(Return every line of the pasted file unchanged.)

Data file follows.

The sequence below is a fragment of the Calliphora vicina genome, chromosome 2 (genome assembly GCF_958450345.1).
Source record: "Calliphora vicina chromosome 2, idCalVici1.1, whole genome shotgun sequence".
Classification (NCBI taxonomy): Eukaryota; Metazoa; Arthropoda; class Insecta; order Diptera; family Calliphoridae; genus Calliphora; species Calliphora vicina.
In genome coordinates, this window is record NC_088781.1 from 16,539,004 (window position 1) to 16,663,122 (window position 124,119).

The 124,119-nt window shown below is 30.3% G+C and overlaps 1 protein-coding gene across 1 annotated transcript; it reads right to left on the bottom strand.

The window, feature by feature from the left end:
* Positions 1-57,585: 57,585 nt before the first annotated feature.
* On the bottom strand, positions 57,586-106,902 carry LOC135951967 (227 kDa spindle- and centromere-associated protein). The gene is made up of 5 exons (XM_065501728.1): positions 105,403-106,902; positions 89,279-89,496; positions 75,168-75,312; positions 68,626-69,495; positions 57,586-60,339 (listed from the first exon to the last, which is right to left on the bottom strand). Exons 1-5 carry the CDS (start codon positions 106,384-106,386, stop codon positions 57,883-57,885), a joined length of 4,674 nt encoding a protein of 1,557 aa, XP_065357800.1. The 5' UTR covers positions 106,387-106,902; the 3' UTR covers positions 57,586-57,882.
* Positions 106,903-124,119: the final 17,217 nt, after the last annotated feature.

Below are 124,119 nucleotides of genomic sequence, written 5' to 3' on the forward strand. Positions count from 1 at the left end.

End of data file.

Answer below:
The sequence below is a fragment of the Calliphora vicina genome, chromosome 2 (genome assembly GCF_958450345.1).
Source record: "Calliphora vicina chromosome 2, idCalVici1.1, whole genome shotgun sequence".
Classification (NCBI taxonomy): Eukaryota; Metazoa; Arthropoda; class Insecta; order Diptera; family Calliphoridae; genus Calliphora; species Calliphora vicina.
In genome coordinates, this window is record NC_088781.1 from 16,539,004 (window position 1) to 16,663,122 (window position 124,119).

The 124,119-nt window shown below is 30.3% G+C and overlaps 1 protein-coding gene across 1 annotated transcript; it reads right to left on the bottom strand.

The window, feature by feature from the left end:
* Positions 1-57,585: 57,585 nt before the first annotated feature.
* On the bottom strand, positions 57,586-106,902 carry LOC135951967 (227 kDa spindle- and centromere-associated protein). The gene is made up of 5 exons (XM_065501728.1): positions 105,403-106,902; positions 89,279-89,496; positions 75,168-75,312; positions 68,626-69,495; positions 57,586-60,339 (listed from the first exon to the last, which is right to left on the bottom strand). Exons 1-5 carry the CDS (start codon positions 106,384-106,386, stop codon positions 57,883-57,885), a joined length of 4,674 nt encoding a protein of 1,557 aa, XP_065357800.1. The 5' UTR covers positions 106,387-106,902; the 3' UTR covers positions 57,586-57,882.
* Positions 106,903-124,119: the final 17,217 nt, after the last annotated feature.

Below are 124,119 nucleotides of genomic sequence, written 5' to 3' on the forward strand. Positions count from 1 at the left end.